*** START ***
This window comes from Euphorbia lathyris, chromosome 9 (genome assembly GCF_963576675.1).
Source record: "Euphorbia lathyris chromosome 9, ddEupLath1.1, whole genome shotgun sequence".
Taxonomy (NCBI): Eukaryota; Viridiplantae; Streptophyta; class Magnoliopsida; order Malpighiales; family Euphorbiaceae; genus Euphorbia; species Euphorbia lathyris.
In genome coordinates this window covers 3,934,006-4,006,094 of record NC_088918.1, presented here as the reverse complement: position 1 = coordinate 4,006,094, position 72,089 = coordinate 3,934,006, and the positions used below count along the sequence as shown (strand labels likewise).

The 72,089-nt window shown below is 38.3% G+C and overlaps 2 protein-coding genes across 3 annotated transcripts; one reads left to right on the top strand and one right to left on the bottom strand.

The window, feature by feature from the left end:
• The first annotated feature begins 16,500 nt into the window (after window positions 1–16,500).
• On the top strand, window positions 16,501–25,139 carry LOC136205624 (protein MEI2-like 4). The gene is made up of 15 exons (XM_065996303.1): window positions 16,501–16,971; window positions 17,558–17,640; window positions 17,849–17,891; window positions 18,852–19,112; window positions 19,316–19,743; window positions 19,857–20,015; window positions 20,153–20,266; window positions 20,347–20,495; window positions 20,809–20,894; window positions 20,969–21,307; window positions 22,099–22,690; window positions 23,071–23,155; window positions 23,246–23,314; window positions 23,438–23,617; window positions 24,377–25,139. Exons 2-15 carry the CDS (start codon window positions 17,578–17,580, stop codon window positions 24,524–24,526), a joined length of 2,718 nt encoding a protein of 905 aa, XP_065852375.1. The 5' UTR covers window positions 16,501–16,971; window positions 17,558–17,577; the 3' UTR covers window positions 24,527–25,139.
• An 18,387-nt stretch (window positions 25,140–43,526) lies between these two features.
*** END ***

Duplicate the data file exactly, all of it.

This window comes from Euphorbia lathyris, chromosome 9 (genome assembly GCF_963576675.1).
Source record: "Euphorbia lathyris chromosome 9, ddEupLath1.1, whole genome shotgun sequence".
Taxonomy (NCBI): Eukaryota; Viridiplantae; Streptophyta; class Magnoliopsida; order Malpighiales; family Euphorbiaceae; genus Euphorbia; species Euphorbia lathyris.
In genome coordinates this window covers 3,934,006-4,006,094 of record NC_088918.1, presented here as the reverse complement: position 1 = coordinate 4,006,094, position 72,089 = coordinate 3,934,006, and the positions used below count along the sequence as shown (strand labels likewise).

The 72,089-nt window shown below is 38.3% G+C and overlaps 2 protein-coding genes across 3 annotated transcripts; one reads left to right on the top strand and one right to left on the bottom strand.

The window, feature by feature from the left end:
• The first annotated feature begins 16,500 nt into the window (after window positions 1–16,500).
• On the top strand, window positions 16,501–25,139 carry LOC136205624 (protein MEI2-like 4). The gene is made up of 15 exons (XM_065996303.1): window positions 16,501–16,971; window positions 17,558–17,640; window positions 17,849–17,891; window positions 18,852–19,112; window positions 19,316–19,743; window positions 19,857–20,015; window positions 20,153–20,266; window positions 20,347–20,495; window positions 20,809–20,894; window positions 20,969–21,307; window positions 22,099–22,690; window positions 23,071–23,155; window positions 23,246–23,314; window positions 23,438–23,617; window positions 24,377–25,139. Exons 2-15 carry the CDS (start codon window positions 17,578–17,580, stop codon window positions 24,524–24,526), a joined length of 2,718 nt encoding a protein of 905 aa, XP_065852375.1. The 5' UTR covers window positions 16,501–16,971; window positions 17,558–17,577; the 3' UTR covers window positions 24,527–25,139.
• An 18,387-nt stretch (window positions 25,140–43,526) lies between these two features.